|SPRINGFIELD Baystate Medical Center recently announced it has been asked to join 15 other top hospitals in a national initiative to eliminate preventable harm to babies and mothers in late pregnancy and during the labor and delivery process.|
The Premier Perinatal Safety Initiative, organized by the Premier healthcare alliance, is a 21-month national collaborative designed to improve clinical processes, communication and collaboration among teams of caregivers in order to make birth injuries to infants now a rarity, occurring in less than one percent of all live births entirely a thing of the past. Baystate and its partners in the effort, representing 12 states, expect to deliver about 115,000 babies over the course of the initiative. Baystate is the only hospital in the Northeast participating.
"We're proud to be a part of this national, data-driven effort to minimize the risks associated with childbirth not only because it will help us deliver even better perinatal care here at Baystate, but also because it will help make childbirth safer at every hospital in the country," said Molly Gray, RN, Director, Baystate Children's Hospital and Women's Services. "The safety of moms and babies is absolutely our paramount concern as we care for them during labor and delivery."
Mothers deliver about 4,500 babies a year at Baystate Medical Center, which serves as the major referral care center for patients in the region, and has the only neonatal intensive care unit in Western Massachusetts. Baystate has earned the designation as a Magnet hospital by the American Nurses Credentialing Center and is recognized among the top hospitals in the country for quality and patient safety.
The hospitals in the Premier Perinatal Safety Initiative aim to give patient safety an even-bigger place in their labor and delivery protocols and their institutional cultures by implementing "care bundles," groups of evidence-based interventions that are more effective when implemented together rather than individually. A care bundle compares a specific range of indications a baby's gestational age, his or her heart rate and the mother's cervical dilation, position and other measures, for example with nationally accepted standards and presents a best course of action for the safest possible delivery. The initiative will offer a number of tools to aid in the implementation of the care bundles, from communication techniques to crisis training. The initiative will also evaluate cost savings through supply chain improvements and the reduction of adverse events.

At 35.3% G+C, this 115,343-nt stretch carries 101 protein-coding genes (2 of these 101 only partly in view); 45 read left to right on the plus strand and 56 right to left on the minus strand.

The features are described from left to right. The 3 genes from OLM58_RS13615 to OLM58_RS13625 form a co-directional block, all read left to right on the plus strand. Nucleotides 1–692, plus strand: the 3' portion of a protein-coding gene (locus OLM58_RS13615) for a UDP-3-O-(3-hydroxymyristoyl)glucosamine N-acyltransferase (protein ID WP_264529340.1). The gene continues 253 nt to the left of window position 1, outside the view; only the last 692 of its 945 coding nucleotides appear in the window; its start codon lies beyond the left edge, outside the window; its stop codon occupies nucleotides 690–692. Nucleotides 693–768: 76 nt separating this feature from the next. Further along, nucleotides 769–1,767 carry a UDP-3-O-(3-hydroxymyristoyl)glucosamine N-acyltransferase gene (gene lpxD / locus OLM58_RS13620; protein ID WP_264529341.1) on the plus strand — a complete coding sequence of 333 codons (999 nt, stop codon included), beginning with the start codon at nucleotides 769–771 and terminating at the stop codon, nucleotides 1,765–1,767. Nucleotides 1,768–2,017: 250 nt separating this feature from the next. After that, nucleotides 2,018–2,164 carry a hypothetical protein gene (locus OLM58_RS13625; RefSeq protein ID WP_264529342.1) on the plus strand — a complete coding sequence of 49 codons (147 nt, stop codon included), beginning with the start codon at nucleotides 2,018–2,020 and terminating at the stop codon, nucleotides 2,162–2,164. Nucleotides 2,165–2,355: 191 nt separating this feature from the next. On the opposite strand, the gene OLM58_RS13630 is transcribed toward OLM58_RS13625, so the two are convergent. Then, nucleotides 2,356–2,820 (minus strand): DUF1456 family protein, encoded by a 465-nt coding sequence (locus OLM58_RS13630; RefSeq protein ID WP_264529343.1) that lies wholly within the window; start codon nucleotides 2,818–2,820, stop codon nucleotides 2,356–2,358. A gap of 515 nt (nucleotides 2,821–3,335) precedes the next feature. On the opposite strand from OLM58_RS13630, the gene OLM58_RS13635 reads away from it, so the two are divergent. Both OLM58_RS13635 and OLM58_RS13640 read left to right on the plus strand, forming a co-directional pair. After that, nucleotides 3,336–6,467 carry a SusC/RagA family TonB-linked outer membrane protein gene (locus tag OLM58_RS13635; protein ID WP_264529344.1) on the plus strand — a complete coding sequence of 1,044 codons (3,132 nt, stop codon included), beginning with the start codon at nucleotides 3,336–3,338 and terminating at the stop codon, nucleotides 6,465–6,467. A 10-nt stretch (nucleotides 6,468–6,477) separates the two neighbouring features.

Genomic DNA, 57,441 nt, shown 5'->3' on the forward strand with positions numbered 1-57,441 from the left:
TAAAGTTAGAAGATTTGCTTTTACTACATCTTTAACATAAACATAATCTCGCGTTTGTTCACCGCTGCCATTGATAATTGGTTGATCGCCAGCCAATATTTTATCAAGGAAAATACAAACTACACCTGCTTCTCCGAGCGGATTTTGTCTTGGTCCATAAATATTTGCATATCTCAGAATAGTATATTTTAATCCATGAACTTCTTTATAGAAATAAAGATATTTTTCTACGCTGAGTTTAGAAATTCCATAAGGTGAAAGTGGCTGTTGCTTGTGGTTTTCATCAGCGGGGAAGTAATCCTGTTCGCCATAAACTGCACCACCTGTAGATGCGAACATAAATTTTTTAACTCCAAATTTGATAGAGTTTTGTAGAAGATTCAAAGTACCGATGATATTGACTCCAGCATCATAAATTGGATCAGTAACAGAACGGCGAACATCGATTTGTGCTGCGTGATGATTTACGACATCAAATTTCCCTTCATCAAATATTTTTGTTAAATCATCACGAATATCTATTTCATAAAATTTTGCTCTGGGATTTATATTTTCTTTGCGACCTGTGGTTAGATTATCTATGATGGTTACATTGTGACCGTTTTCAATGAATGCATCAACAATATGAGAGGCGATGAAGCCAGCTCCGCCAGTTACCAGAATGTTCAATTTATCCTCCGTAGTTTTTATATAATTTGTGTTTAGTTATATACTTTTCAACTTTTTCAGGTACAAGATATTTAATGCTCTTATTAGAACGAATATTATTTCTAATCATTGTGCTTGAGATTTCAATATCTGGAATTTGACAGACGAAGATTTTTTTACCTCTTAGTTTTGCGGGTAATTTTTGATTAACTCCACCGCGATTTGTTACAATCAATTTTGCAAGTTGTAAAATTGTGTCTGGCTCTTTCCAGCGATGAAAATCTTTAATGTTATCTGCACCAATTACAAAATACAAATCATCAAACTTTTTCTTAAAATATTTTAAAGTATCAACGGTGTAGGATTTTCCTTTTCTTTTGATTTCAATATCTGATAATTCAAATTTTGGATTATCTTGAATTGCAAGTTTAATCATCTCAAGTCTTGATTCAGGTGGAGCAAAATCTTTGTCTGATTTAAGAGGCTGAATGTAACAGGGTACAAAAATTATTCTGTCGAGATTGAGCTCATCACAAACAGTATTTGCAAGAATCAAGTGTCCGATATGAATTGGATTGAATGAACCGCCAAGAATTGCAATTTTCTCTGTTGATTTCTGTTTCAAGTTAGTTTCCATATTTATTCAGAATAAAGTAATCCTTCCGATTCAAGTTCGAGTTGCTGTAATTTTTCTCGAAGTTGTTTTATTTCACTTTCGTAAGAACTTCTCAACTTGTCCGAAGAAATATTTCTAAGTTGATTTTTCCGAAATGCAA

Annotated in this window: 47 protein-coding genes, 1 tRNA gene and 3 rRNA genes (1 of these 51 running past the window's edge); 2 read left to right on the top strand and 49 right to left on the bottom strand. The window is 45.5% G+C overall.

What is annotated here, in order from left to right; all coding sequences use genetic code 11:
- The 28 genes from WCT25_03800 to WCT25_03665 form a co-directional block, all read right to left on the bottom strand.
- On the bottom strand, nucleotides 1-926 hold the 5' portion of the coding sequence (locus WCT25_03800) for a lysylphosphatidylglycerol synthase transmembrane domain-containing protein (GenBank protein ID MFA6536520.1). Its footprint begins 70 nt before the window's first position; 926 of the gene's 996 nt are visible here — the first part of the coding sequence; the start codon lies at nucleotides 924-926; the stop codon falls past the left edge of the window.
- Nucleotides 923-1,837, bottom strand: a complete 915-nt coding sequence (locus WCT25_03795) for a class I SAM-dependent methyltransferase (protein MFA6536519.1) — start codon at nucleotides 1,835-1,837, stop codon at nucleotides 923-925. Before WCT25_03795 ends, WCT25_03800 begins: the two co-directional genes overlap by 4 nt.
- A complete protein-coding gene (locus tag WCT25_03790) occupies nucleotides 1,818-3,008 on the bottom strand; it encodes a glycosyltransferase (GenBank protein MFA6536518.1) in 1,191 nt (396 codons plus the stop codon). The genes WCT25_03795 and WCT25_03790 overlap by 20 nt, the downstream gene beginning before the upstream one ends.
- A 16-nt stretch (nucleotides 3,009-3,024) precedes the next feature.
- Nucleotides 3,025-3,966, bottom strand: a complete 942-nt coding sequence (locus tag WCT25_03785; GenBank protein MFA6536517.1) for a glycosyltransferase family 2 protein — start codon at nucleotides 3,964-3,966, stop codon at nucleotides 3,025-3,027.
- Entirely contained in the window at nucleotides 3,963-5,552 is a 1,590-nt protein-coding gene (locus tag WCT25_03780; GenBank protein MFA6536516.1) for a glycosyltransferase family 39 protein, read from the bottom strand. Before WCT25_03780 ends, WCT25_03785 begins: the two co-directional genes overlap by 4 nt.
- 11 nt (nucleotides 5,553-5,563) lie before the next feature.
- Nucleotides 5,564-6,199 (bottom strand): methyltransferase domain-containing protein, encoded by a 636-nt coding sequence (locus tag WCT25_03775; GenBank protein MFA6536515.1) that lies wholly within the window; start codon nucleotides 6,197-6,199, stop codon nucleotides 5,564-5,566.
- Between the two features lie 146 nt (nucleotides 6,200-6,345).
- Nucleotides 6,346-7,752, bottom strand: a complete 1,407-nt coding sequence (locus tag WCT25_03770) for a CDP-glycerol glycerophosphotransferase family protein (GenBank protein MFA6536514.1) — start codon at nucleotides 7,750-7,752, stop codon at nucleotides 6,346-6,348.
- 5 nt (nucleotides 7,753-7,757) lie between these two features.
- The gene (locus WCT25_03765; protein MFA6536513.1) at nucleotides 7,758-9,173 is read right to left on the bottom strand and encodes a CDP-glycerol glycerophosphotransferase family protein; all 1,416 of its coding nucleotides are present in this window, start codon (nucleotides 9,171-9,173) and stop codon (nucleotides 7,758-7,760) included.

"These care bundles, which follow published best practices and national standards established by leading women's health groups, are audited by participants to ensure implementation in an 'all-or-none' fashion," said Susan DeVore, chief operating officer of Premier. "The goal is to deliver all the bundle elements to each patient every time, unless a medical condition suggests otherwise."
"This is really a unique initiative that brings together all the players in perinatal care doctors, nurses and others in a teamwork approach to improving safety in pregnancy and obstetrics," said Dr. Glenn Markenson, chief of obstetrics and maternal fetal medicine at Baystate Medical Center. "We're trying to eliminate some of the hierarchy in medicine and give everyone an equal say when patient safety is at stake."
In the initiative, perinatal team members at Baystate Medical Center and other participating hospitals will conduct simulations of certain high-risk protocols so that they are fully prepared to take appropriate action in a worst-case scenario. Communication and teamwork will be stressed throughout. Data from participants will be collected and results measured against benchmarks from similar hospitals.
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